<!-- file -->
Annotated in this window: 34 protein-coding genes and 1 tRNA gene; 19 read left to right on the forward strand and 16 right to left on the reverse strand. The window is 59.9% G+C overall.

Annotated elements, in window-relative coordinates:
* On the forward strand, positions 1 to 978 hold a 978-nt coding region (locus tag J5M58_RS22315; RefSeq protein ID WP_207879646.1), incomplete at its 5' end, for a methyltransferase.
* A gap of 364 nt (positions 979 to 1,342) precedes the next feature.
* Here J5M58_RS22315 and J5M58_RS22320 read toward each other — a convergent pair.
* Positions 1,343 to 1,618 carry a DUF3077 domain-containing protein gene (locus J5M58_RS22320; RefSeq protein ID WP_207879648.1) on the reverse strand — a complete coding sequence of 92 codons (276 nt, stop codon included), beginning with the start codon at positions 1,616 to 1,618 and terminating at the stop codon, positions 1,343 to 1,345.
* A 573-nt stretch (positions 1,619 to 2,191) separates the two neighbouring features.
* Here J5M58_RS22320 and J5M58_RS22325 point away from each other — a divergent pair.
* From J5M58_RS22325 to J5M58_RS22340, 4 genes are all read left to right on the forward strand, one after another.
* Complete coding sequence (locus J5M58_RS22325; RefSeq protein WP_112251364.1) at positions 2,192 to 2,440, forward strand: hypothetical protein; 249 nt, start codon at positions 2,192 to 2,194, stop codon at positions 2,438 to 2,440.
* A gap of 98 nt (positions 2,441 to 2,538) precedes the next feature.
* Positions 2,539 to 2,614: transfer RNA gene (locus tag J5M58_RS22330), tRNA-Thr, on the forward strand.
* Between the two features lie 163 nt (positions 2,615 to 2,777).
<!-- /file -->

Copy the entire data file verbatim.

Annotated in this window: 34 protein-coding genes and 1 tRNA gene; 19 read left to right on the forward strand and 16 right to left on the reverse strand. The window is 59.9% G+C overall.

Annotated elements, in window-relative coordinates:
* On the forward strand, positions 1 to 978 hold a 978-nt coding region (locus tag J5M58_RS22315; RefSeq protein ID WP_207879646.1), incomplete at its 5' end, for a methyltransferase.
* A gap of 364 nt (positions 979 to 1,342) precedes the next feature.
* Here J5M58_RS22315 and J5M58_RS22320 read toward each other — a convergent pair.
* Positions 1,343 to 1,618 carry a DUF3077 domain-containing protein gene (locus J5M58_RS22320; RefSeq protein ID WP_207879648.1) on the reverse strand — a complete coding sequence of 92 codons (276 nt, stop codon included), beginning with the start codon at positions 1,616 to 1,618 and terminating at the stop codon, positions 1,343 to 1,345.
* A 573-nt stretch (positions 1,619 to 2,191) separates the two neighbouring features.
* Here J5M58_RS22320 and J5M58_RS22325 point away from each other — a divergent pair.
* From J5M58_RS22325 to J5M58_RS22340, 4 genes are all read left to right on the forward strand, one after another.
* Complete coding sequence (locus J5M58_RS22325; RefSeq protein WP_112251364.1) at positions 2,192 to 2,440, forward strand: hypothetical protein; 249 nt, start codon at positions 2,192 to 2,194, stop codon at positions 2,438 to 2,440.
* A gap of 98 nt (positions 2,441 to 2,538) precedes the next feature.
* Positions 2,539 to 2,614: transfer RNA gene (locus tag J5M58_RS22330), tRNA-Thr, on the forward strand.
* Between the two features lie 163 nt (positions 2,615 to 2,777).